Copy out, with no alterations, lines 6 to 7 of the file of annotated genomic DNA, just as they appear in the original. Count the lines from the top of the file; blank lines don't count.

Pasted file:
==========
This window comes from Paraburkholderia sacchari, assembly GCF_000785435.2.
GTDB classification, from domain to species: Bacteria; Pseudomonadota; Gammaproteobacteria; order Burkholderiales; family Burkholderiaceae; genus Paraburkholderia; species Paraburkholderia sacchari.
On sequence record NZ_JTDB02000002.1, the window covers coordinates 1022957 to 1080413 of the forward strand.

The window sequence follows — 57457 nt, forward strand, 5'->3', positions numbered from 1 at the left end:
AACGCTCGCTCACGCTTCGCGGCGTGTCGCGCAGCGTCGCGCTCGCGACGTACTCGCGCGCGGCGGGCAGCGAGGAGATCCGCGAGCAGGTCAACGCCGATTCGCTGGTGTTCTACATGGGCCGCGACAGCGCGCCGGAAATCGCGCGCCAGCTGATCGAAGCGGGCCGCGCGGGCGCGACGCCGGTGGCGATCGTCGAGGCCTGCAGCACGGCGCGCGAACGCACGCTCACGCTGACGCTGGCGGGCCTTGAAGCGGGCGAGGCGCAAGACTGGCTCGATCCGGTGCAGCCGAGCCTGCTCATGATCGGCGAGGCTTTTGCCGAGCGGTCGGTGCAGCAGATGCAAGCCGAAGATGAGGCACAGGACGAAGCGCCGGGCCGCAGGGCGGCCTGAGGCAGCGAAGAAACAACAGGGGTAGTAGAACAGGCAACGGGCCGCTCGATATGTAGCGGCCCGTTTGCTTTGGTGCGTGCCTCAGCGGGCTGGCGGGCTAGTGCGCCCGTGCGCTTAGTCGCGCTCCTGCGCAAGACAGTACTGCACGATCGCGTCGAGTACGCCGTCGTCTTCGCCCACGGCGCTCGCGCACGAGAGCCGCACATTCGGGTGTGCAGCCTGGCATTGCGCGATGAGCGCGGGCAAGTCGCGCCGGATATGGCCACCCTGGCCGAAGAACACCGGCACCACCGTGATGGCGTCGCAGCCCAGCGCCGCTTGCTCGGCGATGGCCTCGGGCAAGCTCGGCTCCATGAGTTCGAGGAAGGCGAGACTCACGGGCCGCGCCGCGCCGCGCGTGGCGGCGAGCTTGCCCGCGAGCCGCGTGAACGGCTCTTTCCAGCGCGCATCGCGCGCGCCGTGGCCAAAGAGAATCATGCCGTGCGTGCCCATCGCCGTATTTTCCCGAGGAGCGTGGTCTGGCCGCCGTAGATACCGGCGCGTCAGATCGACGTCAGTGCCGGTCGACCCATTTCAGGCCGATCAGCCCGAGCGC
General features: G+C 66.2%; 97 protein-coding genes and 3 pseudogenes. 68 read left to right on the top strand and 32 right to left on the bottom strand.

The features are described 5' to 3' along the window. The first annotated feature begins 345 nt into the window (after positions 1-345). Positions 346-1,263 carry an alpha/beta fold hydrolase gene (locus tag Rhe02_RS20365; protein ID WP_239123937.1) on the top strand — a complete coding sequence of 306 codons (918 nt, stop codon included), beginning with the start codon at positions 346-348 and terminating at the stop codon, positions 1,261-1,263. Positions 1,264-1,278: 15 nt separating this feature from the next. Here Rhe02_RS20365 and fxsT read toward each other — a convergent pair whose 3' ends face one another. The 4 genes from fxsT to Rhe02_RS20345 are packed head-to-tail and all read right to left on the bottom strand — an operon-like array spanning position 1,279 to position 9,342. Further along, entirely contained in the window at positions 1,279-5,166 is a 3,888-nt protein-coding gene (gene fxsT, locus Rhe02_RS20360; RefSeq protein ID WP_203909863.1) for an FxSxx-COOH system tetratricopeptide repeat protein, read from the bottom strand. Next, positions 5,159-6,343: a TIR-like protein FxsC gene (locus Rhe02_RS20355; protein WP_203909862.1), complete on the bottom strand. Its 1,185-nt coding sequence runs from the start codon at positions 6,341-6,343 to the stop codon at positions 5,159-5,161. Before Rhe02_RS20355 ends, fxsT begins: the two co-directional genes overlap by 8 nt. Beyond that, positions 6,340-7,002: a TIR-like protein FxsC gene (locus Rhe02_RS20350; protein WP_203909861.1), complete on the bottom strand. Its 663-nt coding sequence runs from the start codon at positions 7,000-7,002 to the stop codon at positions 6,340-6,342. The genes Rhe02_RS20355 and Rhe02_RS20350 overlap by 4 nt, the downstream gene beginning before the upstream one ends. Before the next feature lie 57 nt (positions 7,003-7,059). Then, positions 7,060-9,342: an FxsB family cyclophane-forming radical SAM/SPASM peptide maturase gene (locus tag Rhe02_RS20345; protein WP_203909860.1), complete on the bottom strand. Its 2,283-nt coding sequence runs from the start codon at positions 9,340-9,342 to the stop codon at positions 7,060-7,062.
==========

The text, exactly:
General features: G+C 66.2%; 97 protein-coding genes and 3 pseudogenes. 68 read left to right on the top strand and 32 right to left on the bottom strand.

The features are described 5' to 3' along the window. The first annotated feature begins 345 nt into the window (after positions 1-345). Positions 346-1,263 carry an alpha/beta fold hydrolase gene (locus tag Rhe02_RS20365; protein ID WP_239123937.1) on the top strand — a complete coding sequence of 306 codons (918 nt, stop codon included), beginning with the start codon at positions 346-348 and terminating at the stop codon, positions 1,261-1,263. Positions 1,264-1,278: 15 nt separating this feature from the next. Here Rhe02_RS20365 and fxsT read toward each other — a convergent pair whose 3' ends face one another. The 4 genes from fxsT to Rhe02_RS20345 are packed head-to-tail and all read right to left on the bottom strand — an operon-like array spanning position 1,279 to position 9,342. Further along, entirely contained in the window at positions 1,279-5,166 is a 3,888-nt protein-coding gene (gene fxsT, locus Rhe02_RS20360; RefSeq protein ID WP_203909863.1) for an FxSxx-COOH system tetratricopeptide repeat protein, read from the bottom strand. Next, positions 5,159-6,343: a TIR-like protein FxsC gene (locus Rhe02_RS20355; protein WP_203909862.1), complete on the bottom strand. Its 1,185-nt coding sequence runs from the start codon at positions 6,341-6,343 to the stop codon at positions 5,159-5,161. Before Rhe02_RS20355 ends, fxsT begins: the two co-directional genes overlap by 8 nt. Beyond that, positions 6,340-7,002: a TIR-like protein FxsC gene (locus Rhe02_RS20350; protein WP_203909861.1), complete on the bottom strand. Its 663-nt coding sequence runs from the start codon at positions 7,000-7,002 to the stop codon at positions 6,340-6,342. The genes Rhe02_RS20355 and Rhe02_RS20350 overlap by 4 nt, the downstream gene beginning before the upstream one ends. Before the next feature lie 57 nt (positions 7,003-7,059). Then, positions 7,060-9,342: an FxsB family cyclophane-forming radical SAM/SPASM peptide maturase gene (locus tag Rhe02_RS20345; protein WP_203909860.1), complete on the bottom strand. Its 2,283-nt coding sequence runs from the start codon at positions 9,340-9,342 to the stop codon at positions 7,060-7,062.